Writing to a friend overseas, Horace Walpole said, "Spring has set in with its usual severity." That was in England two hundred years ago, but the comment could well apply here, most any year and most any place.
During the winter we look forward to spring with eagerness. We anticipate the warmer, longer days and all the blessings of Nature's new year. And what happens? It snows some more. Winds blow harder than ever. It pours with rain. Or it doesn't and we get a drought. Somehow, we insist, spring has been derailed. This one is abnormal.
But it isn't. The abnormal is really the normal -- and we know it. The bulbs and the birds know it. So we get on with all the things that have to be done, from cleaning the house to feeding the lawn, in confidence that we shall be fully rewarded. As usual.
What about the groundhog? Didn't he predict something unpleasant this time around? If he did, be reassured by this little clipping sent in by one of our readers. "Before anyone gets upset about the weather on Groundhog Day, just remember that a groundhog is a woodchuck who couldn't make it on his own and set himself up as a consultant."
Have a nice, normal Spring!
WHAT TO DO IN EARLY SPRING FOR A BETTER LAWN
Clean up. Remove matted tree leaves (they smother grass), twigs and other interfering debris.
Cut off old grass. An early mowing removes brown blades so more sunshine can reach plant crowns, thereby triggering early lawn green-up.
Overseed thin areas. Sowing grass seed early into an existing lawn permits the earliest possible germination, and gives the grass maximum time to develop this spring.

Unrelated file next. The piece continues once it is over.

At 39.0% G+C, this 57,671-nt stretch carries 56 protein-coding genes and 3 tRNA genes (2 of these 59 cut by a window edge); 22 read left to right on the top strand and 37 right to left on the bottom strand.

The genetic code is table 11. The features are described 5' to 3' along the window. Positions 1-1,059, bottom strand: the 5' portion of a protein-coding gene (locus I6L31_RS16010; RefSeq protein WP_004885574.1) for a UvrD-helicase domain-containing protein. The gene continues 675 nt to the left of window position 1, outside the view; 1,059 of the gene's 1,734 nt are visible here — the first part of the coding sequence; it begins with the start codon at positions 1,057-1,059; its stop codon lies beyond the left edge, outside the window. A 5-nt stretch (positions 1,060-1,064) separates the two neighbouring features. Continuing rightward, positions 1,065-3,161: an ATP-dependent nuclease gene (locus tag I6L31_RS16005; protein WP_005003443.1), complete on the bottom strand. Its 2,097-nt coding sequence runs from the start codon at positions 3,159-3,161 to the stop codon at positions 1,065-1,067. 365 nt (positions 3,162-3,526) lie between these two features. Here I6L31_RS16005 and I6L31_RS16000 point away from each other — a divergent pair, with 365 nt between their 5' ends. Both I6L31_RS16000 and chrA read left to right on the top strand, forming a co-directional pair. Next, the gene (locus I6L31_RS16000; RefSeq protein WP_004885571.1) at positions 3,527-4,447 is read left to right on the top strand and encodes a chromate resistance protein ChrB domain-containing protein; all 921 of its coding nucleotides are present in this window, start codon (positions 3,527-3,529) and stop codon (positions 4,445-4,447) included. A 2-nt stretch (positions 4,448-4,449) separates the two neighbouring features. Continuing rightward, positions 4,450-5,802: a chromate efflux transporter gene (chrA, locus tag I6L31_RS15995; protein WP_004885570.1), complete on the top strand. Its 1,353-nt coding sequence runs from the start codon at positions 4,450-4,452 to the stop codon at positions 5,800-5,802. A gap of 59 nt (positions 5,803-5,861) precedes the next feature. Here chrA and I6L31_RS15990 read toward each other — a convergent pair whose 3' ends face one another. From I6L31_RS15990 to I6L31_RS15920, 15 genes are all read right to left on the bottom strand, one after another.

Feed the grass. Make sure there's enough nutrients to promote sturdy spring root growth and thicker greener topgrowth.
Help prevent crabgrass. If crabgrass was a problem last year, consider applying products to reduce crabgrass germination.
Help the soil breathe. Core aerating the lawn opens up spaces in the soil to allow grass roots to spread and grow. Healthy grass roots means a healthier, greener lawn.
Call Turf King for more information 905.318.6677
Adapted from Lawn Care Canadian Edition 1979 by the O.M. Scott & Sons Co.
We had quite a bit of snow up to now, plus some extremely frigid temperatures, but a couple of January thaws have melted some of the snow piles. As the white stuff and dirty white stuff has disappeared, some vole damage has become evident.
See our Turf King Lawn Library for more info.
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